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I am trying to find out way to make network design with only simple un-rooted switches which avoid redundancy!

I use 2 computers & 2 simple switches each switch connect to one pc & between both switch I connect 2 wires for check redundancy. But as simple switches always broadcast all packets to all ports except receivers port. So I can't achieve redundancy.

I try with straight wire & cross wire also between 2 switches.

I got solution that by using layer 3 switch I can achieve redundancy but I want to be sure is there no way to achieve this with the help of layer 2 switches ie simple low cost switches.

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No. That's not how it works... A Trunking Answer I wrote to another question has some good information about link aggregation, which is what you need. I strongly suspect your L3 solution is needlessly complex. –  Chris S Oct 3 '13 at 12:40
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You want redundancy for 2 computers with simple, unmanaged L2 switches? Easy. Plug them both into 1 switch, then set the unused switch right next to the other one. When the first one fails replace it with the standby switch. –  TheCleaner Oct 3 '13 at 14:37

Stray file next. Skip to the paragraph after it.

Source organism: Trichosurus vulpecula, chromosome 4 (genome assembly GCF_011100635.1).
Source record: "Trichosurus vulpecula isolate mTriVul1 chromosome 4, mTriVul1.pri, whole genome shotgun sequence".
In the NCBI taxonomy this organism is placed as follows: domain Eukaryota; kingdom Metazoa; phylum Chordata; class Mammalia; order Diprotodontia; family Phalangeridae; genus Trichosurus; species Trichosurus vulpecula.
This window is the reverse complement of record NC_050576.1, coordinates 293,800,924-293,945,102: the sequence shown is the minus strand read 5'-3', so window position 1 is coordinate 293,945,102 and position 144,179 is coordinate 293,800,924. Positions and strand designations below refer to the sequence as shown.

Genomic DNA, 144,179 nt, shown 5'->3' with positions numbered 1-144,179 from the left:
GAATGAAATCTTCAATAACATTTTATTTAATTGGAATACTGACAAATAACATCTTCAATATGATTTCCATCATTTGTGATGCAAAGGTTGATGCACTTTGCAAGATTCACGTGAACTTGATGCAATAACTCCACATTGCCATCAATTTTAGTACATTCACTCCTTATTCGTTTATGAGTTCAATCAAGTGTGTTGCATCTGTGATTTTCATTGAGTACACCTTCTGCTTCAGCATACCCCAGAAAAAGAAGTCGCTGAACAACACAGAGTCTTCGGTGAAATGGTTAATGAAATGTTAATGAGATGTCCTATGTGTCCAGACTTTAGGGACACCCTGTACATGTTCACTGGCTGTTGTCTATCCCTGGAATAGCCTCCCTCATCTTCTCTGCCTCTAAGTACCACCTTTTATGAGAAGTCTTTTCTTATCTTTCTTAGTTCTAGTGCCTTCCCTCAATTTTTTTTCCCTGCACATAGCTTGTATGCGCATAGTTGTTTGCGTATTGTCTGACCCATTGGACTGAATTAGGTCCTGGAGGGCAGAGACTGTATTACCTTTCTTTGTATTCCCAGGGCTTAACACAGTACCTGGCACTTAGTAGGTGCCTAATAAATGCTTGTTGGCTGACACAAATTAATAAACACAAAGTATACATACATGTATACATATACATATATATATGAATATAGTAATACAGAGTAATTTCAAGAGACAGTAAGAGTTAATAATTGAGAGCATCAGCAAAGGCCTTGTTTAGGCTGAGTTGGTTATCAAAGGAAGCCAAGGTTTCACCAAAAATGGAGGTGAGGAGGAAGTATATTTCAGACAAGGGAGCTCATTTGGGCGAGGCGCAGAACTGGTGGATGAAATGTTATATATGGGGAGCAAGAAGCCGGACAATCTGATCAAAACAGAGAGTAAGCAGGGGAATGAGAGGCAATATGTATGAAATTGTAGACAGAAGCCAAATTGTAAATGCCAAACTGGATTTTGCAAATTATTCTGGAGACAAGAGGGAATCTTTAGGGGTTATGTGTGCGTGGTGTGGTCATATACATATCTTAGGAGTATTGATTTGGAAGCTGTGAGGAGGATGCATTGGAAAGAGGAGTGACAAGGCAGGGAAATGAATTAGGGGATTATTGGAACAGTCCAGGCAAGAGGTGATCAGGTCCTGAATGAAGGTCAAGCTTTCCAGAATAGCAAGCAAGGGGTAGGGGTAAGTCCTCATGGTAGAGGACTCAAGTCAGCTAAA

1 Answer 1

up vote 2 down vote accepted

Whether you have L2 or L3 switches is not relevant to this discussion. What you need is gear that supports spanning tree.

Unfortunately dumb switches don't support spanning tree, so you are likely going to need to purchase some new equipment.

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Thanks EEAA, as by studying various forums & books i know the answer same as you give but not sure whether it is right or wrong...now i confident about what i know... –  Mandar Khire Oct 3 '13 at 14:32
    
@MandarKhire - if you knew spanning tree was likely the answer, then why didn't you mention that in your question? Give us evidence that you've done your own research and things will go much better for you here. If you'd mentioned spanning tree but were wondering if there were other options that didn't require new equipment, you likely would have spared yourself that downvote. –  EEAA Oct 3 '13 at 15:00
    
Thanks Chris S, TheCleaner,EEAA all of you. –  Mandar Khire Oct 4 '13 at 9:36
    
@MandarKhire - you're welcome. If you are satisfied with this answer, please mark it as "accepted". –  EEAA Oct 4 '13 at 15:28

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